Ban on ‘harmful’ gender stereotypes in advertising comes into force

New advertising rules around gender stereotypes come into force today after the UK ad watchdog determined harmful stereotypes in advertising can contribute to inequality in society.

A landmark new ruling that will prohibit marketers from portraying ‘harmful’ gender stereotypes in advertising has come into force today (14 June).

The change follows a review by the Advertising Standards Authority (ASA), which found harmful stereotypes, sometimes portrayed in advertising, can contribute to how people see themselves and their role in society, therefore restricting their choices and aspirations.

In response, the Committees of Advertising Practice (CAP) – the group responsible for writing and maintaining the UK advertising codes – has developed a new standard on ads that feature stereotypical gender roles or characteristics.

The ASA will administer and enforce the new standards but the general public will also be able to report ads they feel breach the code, such as those depicting scenarios where a man is struggling with household chores or a woman is failing to park a car.

“Our evidence shows how harmful gender stereotypes in ads can contribute to inequality in society, with costs for all of us. Put simply, we found that some portrayals in ads can, over time, play a part in limiting people’s potential,” says Guy Parker, chief executive of the ASA.

“It’s in the interests of women and men, our economy and society that advertisers steer clear of these outdated portrayals, and we’re pleased with how the industry has already begun to respond”.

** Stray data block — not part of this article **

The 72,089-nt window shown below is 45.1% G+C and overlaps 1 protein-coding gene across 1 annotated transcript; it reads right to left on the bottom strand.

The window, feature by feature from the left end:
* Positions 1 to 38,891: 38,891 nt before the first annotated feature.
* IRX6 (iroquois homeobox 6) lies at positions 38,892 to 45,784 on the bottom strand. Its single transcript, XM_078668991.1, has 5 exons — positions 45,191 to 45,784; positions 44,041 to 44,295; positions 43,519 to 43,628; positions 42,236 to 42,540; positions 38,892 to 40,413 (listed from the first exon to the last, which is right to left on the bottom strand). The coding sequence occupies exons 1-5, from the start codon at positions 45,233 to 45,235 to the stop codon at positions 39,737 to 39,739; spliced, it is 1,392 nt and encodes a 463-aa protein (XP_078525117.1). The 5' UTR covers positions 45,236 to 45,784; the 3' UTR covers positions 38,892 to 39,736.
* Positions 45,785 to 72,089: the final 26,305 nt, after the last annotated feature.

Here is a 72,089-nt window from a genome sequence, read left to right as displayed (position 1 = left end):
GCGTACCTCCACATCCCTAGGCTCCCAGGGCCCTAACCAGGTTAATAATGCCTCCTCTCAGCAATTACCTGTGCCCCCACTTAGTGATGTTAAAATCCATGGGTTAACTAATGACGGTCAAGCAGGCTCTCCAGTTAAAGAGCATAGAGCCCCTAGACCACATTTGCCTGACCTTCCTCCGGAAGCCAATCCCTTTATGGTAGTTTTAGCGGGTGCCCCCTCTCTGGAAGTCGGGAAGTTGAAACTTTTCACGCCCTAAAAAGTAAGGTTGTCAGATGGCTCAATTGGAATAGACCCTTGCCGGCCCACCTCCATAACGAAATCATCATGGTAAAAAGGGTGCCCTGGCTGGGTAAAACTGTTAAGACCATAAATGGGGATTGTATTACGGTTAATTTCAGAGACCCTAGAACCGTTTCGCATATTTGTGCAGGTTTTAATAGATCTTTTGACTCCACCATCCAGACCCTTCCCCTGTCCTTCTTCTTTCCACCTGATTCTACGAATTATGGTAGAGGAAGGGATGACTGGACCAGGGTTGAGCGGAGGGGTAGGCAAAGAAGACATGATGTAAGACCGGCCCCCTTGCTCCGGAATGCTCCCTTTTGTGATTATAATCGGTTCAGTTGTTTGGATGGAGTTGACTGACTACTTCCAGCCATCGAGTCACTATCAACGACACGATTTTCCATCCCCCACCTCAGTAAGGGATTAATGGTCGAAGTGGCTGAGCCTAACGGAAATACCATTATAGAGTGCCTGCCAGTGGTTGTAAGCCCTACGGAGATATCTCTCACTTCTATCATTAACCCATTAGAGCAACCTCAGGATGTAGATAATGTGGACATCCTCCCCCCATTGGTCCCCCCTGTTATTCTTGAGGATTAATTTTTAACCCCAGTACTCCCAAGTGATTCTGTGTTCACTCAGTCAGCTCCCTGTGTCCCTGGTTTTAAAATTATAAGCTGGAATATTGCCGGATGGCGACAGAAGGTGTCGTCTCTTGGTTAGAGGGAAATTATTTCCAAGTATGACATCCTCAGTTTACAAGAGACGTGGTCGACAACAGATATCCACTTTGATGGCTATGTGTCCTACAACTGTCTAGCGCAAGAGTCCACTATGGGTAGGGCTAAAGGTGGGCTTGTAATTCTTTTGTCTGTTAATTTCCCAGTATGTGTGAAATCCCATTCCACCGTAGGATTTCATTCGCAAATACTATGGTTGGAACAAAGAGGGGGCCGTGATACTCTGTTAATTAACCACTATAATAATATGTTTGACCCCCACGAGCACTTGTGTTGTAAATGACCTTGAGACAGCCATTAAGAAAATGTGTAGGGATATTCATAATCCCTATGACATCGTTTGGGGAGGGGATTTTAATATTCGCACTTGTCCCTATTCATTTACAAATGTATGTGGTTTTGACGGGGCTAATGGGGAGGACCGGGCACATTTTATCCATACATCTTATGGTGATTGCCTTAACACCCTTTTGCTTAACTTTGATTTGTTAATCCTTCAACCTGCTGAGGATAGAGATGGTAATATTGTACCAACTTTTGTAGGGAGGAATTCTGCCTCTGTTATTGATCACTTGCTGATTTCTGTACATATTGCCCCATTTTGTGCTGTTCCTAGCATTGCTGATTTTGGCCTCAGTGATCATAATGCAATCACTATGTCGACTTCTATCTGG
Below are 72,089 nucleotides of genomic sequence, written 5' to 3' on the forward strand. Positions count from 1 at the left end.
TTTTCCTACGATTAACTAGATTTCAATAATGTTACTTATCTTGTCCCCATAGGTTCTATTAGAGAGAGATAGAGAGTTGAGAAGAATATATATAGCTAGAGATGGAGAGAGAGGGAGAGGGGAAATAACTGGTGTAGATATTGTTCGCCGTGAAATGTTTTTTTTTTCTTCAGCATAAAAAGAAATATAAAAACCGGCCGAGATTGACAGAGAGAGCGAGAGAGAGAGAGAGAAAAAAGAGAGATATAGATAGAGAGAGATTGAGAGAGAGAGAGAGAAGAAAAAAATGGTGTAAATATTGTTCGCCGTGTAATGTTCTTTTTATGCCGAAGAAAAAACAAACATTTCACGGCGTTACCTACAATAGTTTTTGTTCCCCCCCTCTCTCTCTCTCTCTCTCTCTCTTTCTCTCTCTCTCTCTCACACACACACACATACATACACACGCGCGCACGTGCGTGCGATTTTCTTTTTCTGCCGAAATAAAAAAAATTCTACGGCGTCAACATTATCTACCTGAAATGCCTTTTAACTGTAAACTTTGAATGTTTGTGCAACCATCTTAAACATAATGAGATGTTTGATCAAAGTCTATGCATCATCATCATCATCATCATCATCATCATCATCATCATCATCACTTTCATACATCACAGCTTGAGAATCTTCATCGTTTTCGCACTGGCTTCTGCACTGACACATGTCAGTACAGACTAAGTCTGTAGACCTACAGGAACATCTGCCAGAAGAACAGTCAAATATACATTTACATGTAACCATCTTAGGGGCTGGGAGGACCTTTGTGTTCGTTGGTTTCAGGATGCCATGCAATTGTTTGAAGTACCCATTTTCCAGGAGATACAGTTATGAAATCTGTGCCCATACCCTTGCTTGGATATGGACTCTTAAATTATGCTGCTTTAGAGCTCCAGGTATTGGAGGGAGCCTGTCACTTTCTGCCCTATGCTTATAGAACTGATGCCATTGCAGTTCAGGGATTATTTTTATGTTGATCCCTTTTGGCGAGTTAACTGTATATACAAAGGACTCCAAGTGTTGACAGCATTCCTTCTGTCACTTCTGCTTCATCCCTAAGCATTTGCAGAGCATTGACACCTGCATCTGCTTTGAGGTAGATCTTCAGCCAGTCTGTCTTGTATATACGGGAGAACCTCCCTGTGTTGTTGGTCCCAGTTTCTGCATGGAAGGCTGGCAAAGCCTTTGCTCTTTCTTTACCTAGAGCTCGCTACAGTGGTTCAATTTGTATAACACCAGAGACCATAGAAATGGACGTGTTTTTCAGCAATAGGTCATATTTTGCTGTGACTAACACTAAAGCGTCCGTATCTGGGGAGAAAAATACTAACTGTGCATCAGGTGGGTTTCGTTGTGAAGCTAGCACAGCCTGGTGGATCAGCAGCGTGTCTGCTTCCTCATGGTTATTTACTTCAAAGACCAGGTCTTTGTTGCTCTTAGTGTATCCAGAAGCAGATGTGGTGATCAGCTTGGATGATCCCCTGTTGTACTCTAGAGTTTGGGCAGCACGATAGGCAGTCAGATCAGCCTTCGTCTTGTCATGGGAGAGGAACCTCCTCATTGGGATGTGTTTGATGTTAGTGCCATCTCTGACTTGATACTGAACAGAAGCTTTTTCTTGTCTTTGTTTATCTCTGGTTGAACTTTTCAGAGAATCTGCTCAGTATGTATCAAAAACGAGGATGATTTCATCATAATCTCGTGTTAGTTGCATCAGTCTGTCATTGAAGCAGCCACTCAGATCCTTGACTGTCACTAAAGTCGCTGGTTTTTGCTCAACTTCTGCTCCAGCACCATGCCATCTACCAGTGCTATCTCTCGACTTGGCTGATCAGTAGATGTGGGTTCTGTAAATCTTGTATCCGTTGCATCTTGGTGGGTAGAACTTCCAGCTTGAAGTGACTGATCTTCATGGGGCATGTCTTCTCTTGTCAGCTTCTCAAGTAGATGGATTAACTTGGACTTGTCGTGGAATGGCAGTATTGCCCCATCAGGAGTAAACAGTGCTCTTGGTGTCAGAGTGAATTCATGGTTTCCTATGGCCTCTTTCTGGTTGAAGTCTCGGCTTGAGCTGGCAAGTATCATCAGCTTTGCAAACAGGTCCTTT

According to data from Kantar, two-thirds of women skip ads if they feel they negatively stereotype females and 85% say the film and ad industries do a poor job of depicting real women

Jane Bloomfield, managing director of Kantar UK, says: “Our research shows there is not only an ethical imperative, but also a business imperative behind more progressive, less stereotypical ads. BrandZ data, for example, shows brands that are gender-balanced or even slightly ‘female-skewed’ outperform brands that are skewed more towards men – with $1bn being left on the table by brands that focus more on men.”

Yet, data shows men are 38% more likely to be featured prominently than women in advertising. And when both genders appear, men feature more frequently than women in a leading role (21% versus 15%).

“Advertisers can’t play it safe or avoid the issue, paralysed by fear of getting it wrong and alienating customers or receiving a ban from the ASA.”

However, the rule will not prevent ads from featuring a woman doing the shopping, a man doing DIY tasks, glamorous or healthy looking people, or ads that only feature a single gender.

While a there are numerous examples where gender stereotypes are harmful, the evidence doesn’t suggest that they are always problematic.

As such, the ASA has decided to not ban gender stereotypes outright, but rather identify specific harms that can be prevented.

Stephen Woodford, chief executive at the Advertising Association, says advertising should be a positive and progressive force in society.

“We know from research by the industry think tank, Credos, that advertising has a crucial role to play in the way society represents itself and this new rule is the next positive step for our industry,” he adds.

The new guidance applies to all broadcast and non-broadcast media, incorporating traditional platforms such as television as well as digital and social.

CAP says it will carry out a review in 12 months’ time to make sure it is meeting objectives.

The fight to end gender stereotyping in advertising has previously been addressed by advertisers themselves, with Unilever creating the ‘Unstereotype Alliance’ in 2017 which it continues to build on.

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